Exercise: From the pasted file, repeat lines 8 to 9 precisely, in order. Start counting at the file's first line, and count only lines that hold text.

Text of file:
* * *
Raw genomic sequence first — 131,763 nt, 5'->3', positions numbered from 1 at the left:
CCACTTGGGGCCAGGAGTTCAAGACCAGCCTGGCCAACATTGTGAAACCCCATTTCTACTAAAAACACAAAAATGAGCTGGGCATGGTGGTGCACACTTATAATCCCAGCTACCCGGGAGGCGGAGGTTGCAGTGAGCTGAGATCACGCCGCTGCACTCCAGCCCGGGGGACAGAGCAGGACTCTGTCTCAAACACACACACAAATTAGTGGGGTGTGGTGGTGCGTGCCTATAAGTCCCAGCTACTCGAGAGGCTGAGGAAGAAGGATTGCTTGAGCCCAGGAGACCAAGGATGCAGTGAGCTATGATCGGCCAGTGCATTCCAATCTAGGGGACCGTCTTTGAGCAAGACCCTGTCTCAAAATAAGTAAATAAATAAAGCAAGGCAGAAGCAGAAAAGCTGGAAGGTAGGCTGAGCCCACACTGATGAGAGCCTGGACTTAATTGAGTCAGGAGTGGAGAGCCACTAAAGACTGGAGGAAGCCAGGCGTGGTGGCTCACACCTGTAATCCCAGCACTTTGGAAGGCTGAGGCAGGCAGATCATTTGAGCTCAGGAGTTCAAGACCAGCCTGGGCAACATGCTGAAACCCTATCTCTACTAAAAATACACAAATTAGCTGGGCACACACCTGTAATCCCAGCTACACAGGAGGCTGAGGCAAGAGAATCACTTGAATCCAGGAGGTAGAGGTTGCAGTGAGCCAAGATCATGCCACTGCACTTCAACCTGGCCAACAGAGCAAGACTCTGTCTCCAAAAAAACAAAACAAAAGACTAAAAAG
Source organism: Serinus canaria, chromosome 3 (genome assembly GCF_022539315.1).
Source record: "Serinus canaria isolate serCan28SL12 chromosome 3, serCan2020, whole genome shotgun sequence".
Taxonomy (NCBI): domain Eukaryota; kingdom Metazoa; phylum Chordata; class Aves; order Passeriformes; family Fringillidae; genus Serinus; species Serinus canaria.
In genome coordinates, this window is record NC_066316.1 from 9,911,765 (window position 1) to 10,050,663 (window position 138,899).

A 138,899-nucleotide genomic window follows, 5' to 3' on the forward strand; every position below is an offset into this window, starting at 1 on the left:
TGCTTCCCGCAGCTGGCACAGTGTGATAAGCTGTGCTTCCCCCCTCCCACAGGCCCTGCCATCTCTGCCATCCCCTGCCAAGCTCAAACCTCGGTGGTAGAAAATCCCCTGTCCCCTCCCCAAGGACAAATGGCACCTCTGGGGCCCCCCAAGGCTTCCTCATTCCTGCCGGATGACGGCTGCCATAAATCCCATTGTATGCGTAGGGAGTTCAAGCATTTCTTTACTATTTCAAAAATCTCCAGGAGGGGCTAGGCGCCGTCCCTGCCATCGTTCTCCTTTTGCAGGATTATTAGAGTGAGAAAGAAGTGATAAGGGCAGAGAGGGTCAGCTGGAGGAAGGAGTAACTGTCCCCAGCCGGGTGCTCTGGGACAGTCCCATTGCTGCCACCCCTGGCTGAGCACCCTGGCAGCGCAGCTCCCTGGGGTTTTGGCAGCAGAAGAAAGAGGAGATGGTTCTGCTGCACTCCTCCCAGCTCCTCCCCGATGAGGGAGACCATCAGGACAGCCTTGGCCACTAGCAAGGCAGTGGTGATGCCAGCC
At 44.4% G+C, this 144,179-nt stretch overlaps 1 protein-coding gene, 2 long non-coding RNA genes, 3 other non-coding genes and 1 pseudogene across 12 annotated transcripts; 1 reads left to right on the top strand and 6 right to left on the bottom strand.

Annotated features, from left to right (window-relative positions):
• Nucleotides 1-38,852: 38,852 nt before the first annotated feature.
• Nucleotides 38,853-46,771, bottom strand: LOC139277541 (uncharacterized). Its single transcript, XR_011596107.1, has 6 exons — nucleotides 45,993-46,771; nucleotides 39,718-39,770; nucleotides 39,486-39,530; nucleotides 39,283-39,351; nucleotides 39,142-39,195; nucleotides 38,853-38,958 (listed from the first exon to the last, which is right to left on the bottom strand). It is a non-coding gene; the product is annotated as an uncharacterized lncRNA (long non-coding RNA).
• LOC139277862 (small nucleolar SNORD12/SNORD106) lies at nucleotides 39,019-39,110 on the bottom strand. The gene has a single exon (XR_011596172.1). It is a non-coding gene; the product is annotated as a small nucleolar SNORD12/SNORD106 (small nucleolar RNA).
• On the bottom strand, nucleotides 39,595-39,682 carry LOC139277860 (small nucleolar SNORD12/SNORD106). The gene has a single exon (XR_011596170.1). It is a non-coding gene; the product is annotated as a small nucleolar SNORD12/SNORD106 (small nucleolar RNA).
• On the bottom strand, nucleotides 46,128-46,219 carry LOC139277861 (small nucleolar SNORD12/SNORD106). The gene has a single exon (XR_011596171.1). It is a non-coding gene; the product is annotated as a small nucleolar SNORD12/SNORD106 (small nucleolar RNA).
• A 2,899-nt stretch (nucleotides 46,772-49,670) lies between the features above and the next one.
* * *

TGCTTCCCGCAGCTGGCACAGTGTGATAAGCTGTGCTTCCCCCCTCCCACAGGCCCTGCCATCTCTGCCATCCCCTGCCAAGCTCAAACCTCGGTGGTAGAAAATCCCCTGTCCCCTCCCCAAGGACAAATGGCACCTCTGGGGCCCCCCAAGGCTTCCTCATTCCTGCCGGATGACGGCTGCCATAAATCCCATTGTATGCGTAGGGAGTTCAAGCATTTCTTTACTATTTCAAAAATCTCCAGGAGGGGCTAGGCGCCGTCCCTGCCATCGTTCTCCTTTTGCAGGATTATTAGAGTGAGAAAGAAGTGATAAGGGCAGAGAGGGTCAGCTGGAGGAAGGAGTAACTGTCCCCAGCCGGGTGCTCTGGGACAGTCCCATTGCTGCCACCCCTGGCTGAGCACCCTGGCAGCGCAGCTCCCTGGGGTTTTGGCAGCAGAAGAAAGAGGAGATGGTTCTGCTGCACTCCTCCCAGCTCCTCCCCGATGAGGGAGACCATCAGGACAGCCTTGGCCACTAGCAAGGCAGTGGTGATGCCAGCC
At 44.4% G+C, this 144,179-nt stretch overlaps 1 protein-coding gene, 2 long non-coding RNA genes, 3 other non-coding genes and 1 pseudogene across 12 annotated transcripts; 1 reads left to right on the top strand and 6 right to left on the bottom strand.